Climate change opens new frontiers for marine species in the Arctic: Current trends and future invasion risks

Farrah T. Chan*, Keara Stanislawczyk, A.C. Sneekes, Alexander Dvoretsky, Stephan Gollasch, Dan Minchin, Matej David, Anders Jelmert, Jon Albretsen, Sarah A. Bailey

*Corresponding author for this work

Research output: Contribution to journalArticleAcademicpeer-review

61 Citations (Scopus)


Climate change and increased anthropogenic activities are expected to elevate the potential of introducing nonindigenous species (NIS) into the Arctic. Yet, the knowledge base needed to identify gaps and priorities for NIS research and management is limited. Here, we reviewed primary introduction events to each ecoregion of the marine Arctic realm to identify temporal and spatial patterns, likely source regions of NIS, and the putative introduction pathways. We included 54 introduction events representing 34 unique NIS. The rate of NIS discovery ranged from zero to four species per year between 1960 and 2015. The Iceland Shelf had the greatest number of introduction events (n = 14), followed by the Barents Sea (n = 11), and the Norwegian Sea (n = 11). Sixteen of the 54 introduction records had no known origins. The majority of those with known source regions were attributed to the Northeast Atlantic and the Northwest
Pacific, 19 and 14 records, respectively. Some introduction events were attributed
to multiple possible pathways. For these introductions, vessels transferred the greatest number of aquatic NIS (39%) to the Arctic, followed by natural spread (30%) and aquaculture activities (25%). Similar trends were found for introductions attributed to a single pathway. The phyla Arthropoda and Ochrophyta had the highest number of recorded introduction events, with 19 and 12 records, respectively. Recommendations including vector management, horizon scanning, early detection, rapid response, and a pan‐Arctic biodiversity inventory are considered in this paper. Our study provides a comprehensive record of primary introductions of NIS for marine environments in the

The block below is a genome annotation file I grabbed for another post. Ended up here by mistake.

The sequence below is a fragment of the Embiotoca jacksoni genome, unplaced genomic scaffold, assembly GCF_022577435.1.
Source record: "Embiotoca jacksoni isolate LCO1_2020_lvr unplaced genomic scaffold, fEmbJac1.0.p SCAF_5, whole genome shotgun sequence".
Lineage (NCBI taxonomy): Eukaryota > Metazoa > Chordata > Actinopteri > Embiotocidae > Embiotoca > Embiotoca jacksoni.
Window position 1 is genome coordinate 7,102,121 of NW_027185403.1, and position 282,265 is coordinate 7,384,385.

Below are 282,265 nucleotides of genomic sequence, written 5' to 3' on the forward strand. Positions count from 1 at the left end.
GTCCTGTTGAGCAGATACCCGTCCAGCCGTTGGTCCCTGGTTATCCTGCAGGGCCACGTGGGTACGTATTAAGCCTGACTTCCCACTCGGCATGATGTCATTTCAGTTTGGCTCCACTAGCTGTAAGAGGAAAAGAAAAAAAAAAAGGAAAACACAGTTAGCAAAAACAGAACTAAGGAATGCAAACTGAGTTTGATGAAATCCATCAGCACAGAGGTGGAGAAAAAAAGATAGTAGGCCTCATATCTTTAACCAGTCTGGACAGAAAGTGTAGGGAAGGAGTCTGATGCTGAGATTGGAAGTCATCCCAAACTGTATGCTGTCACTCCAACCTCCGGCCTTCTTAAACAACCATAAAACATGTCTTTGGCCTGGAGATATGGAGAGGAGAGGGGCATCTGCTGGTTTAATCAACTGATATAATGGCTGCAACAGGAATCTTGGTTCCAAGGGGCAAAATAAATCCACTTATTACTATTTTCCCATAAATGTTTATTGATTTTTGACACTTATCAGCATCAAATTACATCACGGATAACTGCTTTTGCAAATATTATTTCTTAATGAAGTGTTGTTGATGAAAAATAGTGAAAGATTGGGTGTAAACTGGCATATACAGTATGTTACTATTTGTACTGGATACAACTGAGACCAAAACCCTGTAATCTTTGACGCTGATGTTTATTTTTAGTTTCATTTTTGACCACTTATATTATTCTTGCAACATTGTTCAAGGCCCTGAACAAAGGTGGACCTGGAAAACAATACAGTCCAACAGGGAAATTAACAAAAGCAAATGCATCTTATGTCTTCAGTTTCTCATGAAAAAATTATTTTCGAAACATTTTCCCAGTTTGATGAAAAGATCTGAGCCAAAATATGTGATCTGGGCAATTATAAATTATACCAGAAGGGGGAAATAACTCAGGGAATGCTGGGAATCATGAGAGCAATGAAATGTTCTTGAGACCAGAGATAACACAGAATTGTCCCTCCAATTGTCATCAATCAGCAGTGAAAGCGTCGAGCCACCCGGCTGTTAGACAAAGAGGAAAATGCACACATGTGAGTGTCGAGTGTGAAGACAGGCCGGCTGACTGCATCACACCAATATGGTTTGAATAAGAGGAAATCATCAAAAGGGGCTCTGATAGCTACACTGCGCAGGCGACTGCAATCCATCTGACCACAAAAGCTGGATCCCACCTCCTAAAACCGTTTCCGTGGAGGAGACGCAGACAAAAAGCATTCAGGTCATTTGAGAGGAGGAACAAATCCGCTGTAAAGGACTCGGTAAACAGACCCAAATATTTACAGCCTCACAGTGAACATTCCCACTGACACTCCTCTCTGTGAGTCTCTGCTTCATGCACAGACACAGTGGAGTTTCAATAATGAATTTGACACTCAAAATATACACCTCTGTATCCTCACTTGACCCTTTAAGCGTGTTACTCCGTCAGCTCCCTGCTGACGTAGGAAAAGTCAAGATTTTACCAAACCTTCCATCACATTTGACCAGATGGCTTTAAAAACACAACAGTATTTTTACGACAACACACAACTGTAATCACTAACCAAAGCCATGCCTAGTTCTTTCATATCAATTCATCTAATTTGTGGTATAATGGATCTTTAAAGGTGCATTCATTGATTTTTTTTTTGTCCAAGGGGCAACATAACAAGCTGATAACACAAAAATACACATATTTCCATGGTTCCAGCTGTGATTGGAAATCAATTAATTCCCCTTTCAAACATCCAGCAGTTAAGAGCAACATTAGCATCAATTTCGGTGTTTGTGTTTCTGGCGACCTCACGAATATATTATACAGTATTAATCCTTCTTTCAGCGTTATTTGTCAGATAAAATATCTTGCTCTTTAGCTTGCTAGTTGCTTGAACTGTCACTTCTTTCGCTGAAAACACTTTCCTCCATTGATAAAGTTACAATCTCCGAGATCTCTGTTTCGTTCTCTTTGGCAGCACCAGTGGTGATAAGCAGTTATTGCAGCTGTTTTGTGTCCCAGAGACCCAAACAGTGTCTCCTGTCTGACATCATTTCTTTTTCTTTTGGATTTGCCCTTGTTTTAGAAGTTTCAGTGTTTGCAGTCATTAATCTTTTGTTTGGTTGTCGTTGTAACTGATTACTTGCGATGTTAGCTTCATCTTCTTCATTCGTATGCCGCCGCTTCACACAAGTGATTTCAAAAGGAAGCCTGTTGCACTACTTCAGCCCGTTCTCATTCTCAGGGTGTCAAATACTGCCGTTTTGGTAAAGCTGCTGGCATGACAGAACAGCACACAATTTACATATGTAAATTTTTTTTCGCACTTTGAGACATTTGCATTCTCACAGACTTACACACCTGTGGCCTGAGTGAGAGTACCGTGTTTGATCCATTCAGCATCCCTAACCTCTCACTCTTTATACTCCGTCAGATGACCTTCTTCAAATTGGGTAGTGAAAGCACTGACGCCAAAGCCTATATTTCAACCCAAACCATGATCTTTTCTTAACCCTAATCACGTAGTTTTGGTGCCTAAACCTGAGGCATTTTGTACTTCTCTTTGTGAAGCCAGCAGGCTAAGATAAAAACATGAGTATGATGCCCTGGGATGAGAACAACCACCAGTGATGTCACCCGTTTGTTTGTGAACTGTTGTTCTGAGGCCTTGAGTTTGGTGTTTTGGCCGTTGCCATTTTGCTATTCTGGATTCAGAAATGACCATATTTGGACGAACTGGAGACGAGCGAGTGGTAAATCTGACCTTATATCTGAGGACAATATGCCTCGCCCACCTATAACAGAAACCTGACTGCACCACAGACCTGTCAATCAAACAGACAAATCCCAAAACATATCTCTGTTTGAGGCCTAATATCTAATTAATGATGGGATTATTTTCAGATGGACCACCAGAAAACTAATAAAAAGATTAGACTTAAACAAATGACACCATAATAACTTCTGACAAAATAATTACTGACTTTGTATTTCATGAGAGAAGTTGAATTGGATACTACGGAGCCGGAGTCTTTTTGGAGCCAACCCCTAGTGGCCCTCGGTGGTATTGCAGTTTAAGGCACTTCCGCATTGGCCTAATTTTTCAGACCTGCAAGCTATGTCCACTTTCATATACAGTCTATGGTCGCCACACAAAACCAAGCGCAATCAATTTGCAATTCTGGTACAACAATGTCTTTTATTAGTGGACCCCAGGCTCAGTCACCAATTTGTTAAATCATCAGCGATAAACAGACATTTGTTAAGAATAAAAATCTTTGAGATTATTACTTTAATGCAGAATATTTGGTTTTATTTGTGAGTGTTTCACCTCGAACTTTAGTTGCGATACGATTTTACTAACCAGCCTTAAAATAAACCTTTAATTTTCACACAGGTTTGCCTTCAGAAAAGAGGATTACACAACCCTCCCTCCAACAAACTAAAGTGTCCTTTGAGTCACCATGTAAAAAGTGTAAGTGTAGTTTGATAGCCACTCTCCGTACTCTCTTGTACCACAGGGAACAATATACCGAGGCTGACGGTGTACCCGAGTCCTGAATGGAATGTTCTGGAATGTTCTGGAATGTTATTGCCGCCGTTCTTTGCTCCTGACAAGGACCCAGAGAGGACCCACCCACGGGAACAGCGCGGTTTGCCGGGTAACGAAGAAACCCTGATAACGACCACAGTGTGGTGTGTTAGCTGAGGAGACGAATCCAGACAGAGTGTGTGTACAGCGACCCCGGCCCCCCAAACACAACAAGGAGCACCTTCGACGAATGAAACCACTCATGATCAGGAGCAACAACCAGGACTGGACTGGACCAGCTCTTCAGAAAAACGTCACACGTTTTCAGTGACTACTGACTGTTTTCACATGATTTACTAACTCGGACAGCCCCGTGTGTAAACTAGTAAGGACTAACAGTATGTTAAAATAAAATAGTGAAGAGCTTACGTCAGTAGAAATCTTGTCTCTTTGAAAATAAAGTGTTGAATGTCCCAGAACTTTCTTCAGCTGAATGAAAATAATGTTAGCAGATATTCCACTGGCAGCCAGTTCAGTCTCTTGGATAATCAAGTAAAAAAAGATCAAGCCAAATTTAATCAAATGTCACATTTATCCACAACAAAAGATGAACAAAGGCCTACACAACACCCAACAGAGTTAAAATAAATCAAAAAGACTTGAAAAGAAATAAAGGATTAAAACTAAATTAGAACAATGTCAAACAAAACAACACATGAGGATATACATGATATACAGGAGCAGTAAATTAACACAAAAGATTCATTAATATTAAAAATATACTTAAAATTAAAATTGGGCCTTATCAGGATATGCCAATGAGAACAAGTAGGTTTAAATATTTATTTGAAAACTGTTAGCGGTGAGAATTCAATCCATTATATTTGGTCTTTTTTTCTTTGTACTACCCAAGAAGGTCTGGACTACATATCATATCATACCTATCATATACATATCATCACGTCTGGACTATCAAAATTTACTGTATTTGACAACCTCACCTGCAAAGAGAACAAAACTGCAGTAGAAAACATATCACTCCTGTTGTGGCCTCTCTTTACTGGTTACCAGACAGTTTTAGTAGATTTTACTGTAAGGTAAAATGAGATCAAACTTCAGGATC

circumpolar Arctic and identifies knowledge gaps and opportunities for NIS research and management. Ecosystems worldwide will face dramatic changes in the coming decades due to global change. Our findings contribute to the knowledge base needed to address two aspects of global change—invasive species and climate change.
Original languageEnglish
Pages (from-to)25-38
JournalGlobal Change Biology
Issue number1
Early online date8 Oct 2018
Publication statusPublished - Jan 2019


  • alien species
  • aquaculture
  • climate warming
  • fisheries
  • invasion pathways
  • invasive species
  • knowledge gap
  • nonindigenous species
  • shipping
  • vessels


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